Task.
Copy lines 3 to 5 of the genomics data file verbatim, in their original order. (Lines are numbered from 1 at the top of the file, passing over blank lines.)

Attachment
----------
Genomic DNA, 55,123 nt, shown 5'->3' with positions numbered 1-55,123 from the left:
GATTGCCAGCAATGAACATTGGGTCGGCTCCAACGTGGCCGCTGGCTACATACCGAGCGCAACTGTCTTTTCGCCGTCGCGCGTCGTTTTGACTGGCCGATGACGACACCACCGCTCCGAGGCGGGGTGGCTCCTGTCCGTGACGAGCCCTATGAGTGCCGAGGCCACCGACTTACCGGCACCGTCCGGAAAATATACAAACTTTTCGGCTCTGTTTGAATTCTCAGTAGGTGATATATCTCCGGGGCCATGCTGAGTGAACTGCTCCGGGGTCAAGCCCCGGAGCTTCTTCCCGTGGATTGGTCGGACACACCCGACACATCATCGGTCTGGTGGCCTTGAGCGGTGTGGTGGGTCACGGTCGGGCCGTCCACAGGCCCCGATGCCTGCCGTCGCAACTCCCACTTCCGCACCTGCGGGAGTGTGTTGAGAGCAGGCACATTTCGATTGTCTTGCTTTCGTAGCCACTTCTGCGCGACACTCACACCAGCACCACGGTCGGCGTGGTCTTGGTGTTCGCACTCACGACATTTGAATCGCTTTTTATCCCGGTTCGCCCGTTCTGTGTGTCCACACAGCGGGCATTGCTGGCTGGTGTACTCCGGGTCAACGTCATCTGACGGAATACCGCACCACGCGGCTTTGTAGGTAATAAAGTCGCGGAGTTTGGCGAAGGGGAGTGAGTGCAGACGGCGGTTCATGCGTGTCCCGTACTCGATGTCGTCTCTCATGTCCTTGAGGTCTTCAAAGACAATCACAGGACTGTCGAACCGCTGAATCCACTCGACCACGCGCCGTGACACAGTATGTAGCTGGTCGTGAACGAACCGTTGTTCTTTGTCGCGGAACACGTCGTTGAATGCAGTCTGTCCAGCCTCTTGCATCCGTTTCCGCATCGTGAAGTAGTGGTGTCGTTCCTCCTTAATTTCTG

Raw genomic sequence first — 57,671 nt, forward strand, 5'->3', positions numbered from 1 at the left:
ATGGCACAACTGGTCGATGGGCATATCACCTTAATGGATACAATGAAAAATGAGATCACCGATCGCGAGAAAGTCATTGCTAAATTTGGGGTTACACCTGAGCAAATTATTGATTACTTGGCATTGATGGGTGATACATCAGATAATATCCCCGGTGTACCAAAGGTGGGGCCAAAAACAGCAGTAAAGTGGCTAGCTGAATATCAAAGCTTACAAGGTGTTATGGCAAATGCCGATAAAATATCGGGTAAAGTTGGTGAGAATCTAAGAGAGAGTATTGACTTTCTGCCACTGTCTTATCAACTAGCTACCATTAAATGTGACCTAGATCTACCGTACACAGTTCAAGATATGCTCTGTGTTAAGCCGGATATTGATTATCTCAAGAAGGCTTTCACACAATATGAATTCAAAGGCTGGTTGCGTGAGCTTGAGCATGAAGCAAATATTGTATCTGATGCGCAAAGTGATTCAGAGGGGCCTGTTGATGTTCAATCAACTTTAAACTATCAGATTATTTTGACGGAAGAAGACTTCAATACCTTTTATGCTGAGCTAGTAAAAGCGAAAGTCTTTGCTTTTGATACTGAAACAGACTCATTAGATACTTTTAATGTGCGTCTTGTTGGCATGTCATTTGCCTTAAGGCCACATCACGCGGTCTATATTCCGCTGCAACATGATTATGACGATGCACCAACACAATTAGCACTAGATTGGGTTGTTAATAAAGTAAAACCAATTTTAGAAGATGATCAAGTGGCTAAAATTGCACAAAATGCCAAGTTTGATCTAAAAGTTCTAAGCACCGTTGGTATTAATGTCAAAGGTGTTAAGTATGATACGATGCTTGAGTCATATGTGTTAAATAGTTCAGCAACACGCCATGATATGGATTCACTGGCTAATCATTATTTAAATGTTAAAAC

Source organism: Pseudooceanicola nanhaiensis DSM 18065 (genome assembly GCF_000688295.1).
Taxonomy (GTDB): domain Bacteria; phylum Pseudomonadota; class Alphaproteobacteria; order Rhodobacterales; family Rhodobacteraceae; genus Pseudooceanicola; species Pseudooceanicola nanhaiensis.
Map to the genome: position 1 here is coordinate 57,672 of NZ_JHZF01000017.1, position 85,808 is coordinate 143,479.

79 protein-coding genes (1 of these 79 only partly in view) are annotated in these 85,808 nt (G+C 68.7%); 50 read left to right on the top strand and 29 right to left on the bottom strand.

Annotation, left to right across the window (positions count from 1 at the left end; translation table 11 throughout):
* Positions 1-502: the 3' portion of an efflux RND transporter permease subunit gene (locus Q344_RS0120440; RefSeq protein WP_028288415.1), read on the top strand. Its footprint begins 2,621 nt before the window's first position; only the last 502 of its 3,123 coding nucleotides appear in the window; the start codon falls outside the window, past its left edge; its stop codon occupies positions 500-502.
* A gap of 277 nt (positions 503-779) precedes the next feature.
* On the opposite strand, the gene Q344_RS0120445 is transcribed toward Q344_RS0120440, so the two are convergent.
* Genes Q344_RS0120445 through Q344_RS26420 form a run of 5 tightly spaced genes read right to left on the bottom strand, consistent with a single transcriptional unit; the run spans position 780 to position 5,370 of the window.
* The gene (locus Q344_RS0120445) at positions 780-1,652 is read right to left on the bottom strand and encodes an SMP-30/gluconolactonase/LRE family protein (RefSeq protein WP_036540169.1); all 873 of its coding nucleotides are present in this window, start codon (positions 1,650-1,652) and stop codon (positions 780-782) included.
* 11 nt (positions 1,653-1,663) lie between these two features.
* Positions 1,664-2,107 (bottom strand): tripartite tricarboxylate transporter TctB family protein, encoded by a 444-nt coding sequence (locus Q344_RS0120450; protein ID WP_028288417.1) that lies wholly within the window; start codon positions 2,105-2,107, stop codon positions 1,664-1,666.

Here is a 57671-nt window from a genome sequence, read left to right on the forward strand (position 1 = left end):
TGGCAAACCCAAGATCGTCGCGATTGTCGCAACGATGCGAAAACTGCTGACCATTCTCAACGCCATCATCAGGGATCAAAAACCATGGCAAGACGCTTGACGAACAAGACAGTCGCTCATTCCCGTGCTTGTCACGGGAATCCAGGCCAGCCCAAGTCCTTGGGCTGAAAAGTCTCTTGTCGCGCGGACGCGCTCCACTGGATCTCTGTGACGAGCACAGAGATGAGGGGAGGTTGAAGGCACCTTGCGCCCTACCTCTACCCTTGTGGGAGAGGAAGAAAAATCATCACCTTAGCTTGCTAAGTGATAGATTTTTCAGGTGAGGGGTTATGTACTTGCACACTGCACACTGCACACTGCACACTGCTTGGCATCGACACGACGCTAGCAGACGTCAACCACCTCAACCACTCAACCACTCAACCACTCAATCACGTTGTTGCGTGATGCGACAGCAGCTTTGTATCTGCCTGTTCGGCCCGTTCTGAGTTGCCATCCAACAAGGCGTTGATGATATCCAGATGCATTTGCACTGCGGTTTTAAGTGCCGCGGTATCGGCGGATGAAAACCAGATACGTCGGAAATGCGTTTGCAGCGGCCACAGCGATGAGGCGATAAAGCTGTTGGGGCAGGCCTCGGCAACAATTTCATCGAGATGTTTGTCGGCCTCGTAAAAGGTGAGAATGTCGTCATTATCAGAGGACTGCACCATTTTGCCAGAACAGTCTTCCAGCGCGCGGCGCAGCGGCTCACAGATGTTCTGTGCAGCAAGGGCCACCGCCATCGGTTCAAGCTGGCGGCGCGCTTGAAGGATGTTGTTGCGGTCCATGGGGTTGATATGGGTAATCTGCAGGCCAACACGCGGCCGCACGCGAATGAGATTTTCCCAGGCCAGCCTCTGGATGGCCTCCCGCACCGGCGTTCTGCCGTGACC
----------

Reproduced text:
Raw genomic sequence first — 57,671 nt, forward strand, 5'->3', positions numbered from 1 at the left:
ATGGCACAACTGGTCGATGGGCATATCACCTTAATGGATACAATGAAAAATGAGATCACCGATCGCGAGAAAGTCATTGCTAAATTTGGGGTTACACCTGAGCAAATTATTGATTACTTGGCATTGATGGGTGATACATCAGATAATATCCCCGGTGTACCAAAGGTGGGGCCAAAAACAGCAGTAAAGTGGCTAGCTGAATATCAAAGCTTACAAGGTGTTATGGCAAATGCCGATAAAATATCGGGTAAAGTTGGTGAGAATCTAAGAGAGAGTATTGACTTTCTGCCACTGTCTTATCAACTAGCTACCATTAAATGTGACCTAGATCTACCGTACACAGTTCAAGATATGCTCTGTGTTAAGCCGGATATTGATTATCTCAAGAAGGCTTTCACACAATATGAATTCAAAGGCTGGTTGCGTGAGCTTGAGCATGAAGCAAATATTGTATCTGATGCGCAAAGTGATTCAGAGGGGCCTGTTGATGTTCAATCAACTTTAAACTATCAGATTATTTTGACGGAAGAAGACTTCAATACCTTTTATGCTGAGCTAGTAAAAGCGAAAGTCTTTGCTTTTGATACTGAAACAGACTCATTAGATACTTTTAATGTGCGTCTTGTTGGCATGTCATTTGCCTTAAGGCCACATCACGCGGTCTATATTCCGCTGCAACATGATTATGACGATGCACCAACACAATTAGCACTAGATTGGGTTGTTAATAAAGTAAAACCAATTTTAGAAGATGATCAAGTGGCTAAAATTGCACAAAATGCCAAGTTTGATCTAAAAGTTCTAAGCACCGTTGGTATTAATGTCAAAGGTGTTAAGTATGATACGATGCTTGAGTCATATGTGTTAAATAGTTCAGCAACACGCCATGATATGGATTCACTGGCTAATCATTATTTAAATGTTAAAAC

Source organism: Pseudooceanicola nanhaiensis DSM 18065 (genome assembly GCF_000688295.1).